" I pointed mit to her with the heartfelt affection of a father what a grave sin it would be for a Catholic to refuse religious marriage. No ear was given to my entreaties. and because of the widespread publicity which was being given. and the grave scandal it was causing among the faithful, I found myself obliged to declare in public the sad consequences of such an action in the face of the Church, and the canonical sanctions they would incur."
The Bishop made a dramatic appearance in his Cathedral on Sunday. and said to a packed congregation: " You and I must pardon those who brought me before a court. Despite our prayers God has not wished that the liberty of the Church in Italy should lac officially recognised ".
Cries of "Long live the Bishop" echoed his words.
Cardinal Micara, the Pope's Vicar-General, said in a speech to the Lateran University in honour of the Pope's birthday last Saturslay "that forces of evil" were resorting to "lowness and slander" in their campaign against the Church in Italy,
" It is a campaign made of systematic defamation which exploits everything to hurt religion," he said. "These forces resort to lowness and slander. They spare not even the most sacred things, including the holy ministry."
There appears to have been some confusion in reports of the automatic excommunication of the three judges who tried the case.
According to the Osservatore Romano, the kook who had brought Mgr. Fiordelli to trial left themselves open to excommunication under Canon Law. in accordance with Canon 2341 which reads: " If anyone has dared to bring before a lay judge a Cardinal of the Holy Roman Church, or a Legate of the Apostolic See, or a major official of the Roman Curia for business pertaining to their office, or his own Ordinary, he ipso facto incurs excommunication specially reserved to the Holy See."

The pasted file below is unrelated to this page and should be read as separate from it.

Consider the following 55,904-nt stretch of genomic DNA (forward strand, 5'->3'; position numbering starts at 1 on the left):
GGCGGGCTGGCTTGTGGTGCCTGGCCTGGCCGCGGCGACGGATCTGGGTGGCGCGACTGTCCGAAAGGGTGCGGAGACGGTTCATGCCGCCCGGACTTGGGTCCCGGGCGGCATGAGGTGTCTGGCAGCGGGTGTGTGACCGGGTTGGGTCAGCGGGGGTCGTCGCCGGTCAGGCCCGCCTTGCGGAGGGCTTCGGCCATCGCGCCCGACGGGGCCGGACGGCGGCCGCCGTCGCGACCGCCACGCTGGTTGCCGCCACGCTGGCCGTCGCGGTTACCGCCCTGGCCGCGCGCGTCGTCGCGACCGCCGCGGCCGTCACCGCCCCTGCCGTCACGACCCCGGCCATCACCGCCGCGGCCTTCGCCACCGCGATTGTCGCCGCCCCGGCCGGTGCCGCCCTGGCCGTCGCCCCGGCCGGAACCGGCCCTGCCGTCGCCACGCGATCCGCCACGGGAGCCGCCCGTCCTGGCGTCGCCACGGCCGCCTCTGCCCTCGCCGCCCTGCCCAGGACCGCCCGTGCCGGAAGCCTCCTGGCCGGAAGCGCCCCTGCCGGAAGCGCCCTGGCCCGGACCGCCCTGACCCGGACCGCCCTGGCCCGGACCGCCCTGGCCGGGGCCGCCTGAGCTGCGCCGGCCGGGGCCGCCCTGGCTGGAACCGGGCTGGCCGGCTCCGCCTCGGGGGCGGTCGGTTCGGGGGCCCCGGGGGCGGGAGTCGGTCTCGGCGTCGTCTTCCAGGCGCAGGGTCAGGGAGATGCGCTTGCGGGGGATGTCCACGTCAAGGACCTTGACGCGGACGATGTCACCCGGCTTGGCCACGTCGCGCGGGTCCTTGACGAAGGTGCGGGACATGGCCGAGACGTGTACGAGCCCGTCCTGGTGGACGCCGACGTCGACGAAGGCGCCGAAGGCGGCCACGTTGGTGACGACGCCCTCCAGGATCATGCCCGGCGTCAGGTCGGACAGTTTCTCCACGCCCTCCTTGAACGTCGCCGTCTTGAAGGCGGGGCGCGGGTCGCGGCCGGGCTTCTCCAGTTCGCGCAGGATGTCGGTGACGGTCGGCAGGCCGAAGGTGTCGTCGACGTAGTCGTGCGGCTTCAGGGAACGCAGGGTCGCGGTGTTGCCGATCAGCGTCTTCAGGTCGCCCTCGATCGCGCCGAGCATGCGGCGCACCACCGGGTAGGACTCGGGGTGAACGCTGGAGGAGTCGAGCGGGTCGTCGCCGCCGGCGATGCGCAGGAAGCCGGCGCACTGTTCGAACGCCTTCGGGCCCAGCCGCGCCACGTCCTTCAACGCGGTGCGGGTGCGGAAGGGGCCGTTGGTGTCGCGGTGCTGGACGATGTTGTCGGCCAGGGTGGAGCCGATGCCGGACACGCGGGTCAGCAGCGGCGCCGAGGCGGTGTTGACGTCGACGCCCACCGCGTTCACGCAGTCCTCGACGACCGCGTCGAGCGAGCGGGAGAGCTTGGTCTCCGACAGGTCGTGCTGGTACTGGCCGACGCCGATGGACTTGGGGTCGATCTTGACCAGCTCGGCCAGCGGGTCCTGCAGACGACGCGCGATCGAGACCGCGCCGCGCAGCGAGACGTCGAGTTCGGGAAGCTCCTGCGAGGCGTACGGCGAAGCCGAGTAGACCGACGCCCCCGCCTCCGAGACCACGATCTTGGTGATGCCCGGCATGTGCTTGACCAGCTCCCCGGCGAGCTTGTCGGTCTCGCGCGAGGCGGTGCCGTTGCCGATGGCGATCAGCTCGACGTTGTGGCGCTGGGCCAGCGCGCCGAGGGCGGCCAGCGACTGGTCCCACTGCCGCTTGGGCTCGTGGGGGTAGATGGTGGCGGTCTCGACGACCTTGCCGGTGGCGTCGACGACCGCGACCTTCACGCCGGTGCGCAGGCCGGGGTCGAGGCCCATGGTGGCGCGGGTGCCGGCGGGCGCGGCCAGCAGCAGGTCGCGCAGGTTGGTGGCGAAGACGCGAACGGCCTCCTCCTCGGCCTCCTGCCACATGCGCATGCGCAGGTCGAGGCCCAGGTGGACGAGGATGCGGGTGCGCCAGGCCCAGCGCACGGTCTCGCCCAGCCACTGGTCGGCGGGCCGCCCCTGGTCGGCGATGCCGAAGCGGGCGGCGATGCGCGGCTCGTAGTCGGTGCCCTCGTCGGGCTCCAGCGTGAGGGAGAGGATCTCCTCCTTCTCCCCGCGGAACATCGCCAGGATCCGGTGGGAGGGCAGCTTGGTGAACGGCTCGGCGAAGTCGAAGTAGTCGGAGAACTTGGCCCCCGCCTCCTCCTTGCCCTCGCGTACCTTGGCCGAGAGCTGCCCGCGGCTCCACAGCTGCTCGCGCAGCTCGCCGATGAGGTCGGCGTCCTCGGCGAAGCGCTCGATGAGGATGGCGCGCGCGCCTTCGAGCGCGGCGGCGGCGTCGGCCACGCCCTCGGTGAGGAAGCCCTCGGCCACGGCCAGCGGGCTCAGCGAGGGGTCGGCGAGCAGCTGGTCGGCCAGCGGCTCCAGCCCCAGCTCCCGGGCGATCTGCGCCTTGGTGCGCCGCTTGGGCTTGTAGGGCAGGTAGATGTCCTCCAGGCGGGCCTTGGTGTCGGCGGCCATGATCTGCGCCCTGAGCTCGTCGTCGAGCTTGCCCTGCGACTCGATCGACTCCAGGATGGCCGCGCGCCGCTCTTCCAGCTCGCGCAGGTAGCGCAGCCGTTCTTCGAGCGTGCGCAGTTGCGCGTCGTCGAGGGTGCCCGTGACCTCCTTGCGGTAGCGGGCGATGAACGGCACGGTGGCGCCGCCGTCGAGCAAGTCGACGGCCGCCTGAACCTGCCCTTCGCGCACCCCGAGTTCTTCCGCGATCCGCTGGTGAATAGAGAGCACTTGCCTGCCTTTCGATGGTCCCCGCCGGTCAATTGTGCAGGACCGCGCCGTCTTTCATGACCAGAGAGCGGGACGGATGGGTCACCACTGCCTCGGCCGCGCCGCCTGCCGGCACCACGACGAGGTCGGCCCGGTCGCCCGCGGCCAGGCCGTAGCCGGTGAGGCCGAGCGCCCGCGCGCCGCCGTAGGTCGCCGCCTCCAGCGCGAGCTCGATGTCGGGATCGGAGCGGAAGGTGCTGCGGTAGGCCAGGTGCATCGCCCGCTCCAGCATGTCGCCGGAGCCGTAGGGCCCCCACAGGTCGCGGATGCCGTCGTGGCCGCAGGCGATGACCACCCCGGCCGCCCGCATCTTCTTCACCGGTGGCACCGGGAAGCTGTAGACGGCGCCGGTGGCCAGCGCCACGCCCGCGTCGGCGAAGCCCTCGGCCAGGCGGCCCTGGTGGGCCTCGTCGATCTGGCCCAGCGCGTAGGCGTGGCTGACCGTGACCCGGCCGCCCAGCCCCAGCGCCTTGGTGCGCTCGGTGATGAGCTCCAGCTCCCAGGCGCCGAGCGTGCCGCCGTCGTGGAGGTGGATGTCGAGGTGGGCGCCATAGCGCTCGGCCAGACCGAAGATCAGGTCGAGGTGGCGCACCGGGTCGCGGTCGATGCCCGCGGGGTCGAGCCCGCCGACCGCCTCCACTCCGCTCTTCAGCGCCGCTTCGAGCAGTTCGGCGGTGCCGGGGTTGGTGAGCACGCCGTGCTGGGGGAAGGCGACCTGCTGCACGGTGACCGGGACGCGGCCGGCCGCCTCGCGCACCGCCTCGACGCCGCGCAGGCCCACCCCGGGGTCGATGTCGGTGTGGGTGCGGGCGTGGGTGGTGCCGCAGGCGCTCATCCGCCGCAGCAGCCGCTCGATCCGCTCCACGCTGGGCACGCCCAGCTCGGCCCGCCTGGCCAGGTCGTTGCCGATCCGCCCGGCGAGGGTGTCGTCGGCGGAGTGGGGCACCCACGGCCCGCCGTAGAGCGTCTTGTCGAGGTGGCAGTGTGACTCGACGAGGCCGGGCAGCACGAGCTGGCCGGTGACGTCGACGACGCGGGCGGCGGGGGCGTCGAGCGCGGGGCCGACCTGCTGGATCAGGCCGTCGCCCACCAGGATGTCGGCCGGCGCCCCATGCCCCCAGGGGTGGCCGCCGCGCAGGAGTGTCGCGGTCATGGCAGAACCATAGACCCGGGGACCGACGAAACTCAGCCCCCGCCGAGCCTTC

But no excommunication has in fact been pronounced.
EFFECT ON ELECTIONS?
DR, PIF.TRO DELGUIDICE, a well-known Italian international lawyer in London, speaking to the THE CATHOLIC HERALD about political repercussions of the Prato case, called it "an unpleasant affair from which much good can come."
" The elections are to he held later in the year," he said, " and even those who have taken objection to what they have been pleased to call the tactless handling of the matter by the Bishop of Prato in actually naming the de1-.iulting couple and qualifying them simply as concubines, though at least civilly married, may realise, as the result, that Italy is engaged ill a struggle between the Church .iiid the forces opposed to it, the anti-clericals as well as the Communists.
"The voting by convinced Catholics will not. in my opinion, be greatly affected by what has happened: Catholics will vote according to their conscience, and Communists will not find it easy to make use of the Prato incident to win them more votes. The Christian Democrats are, however, a political centre party as well as a Catholic party, and they might lose support to other parties, apart from I.eft Socialists and Communist N.
" Many will certainly feel that the Bishop of Prato was motivated by the decline of morals. often the result of the cinema and the private
Continued on page 10.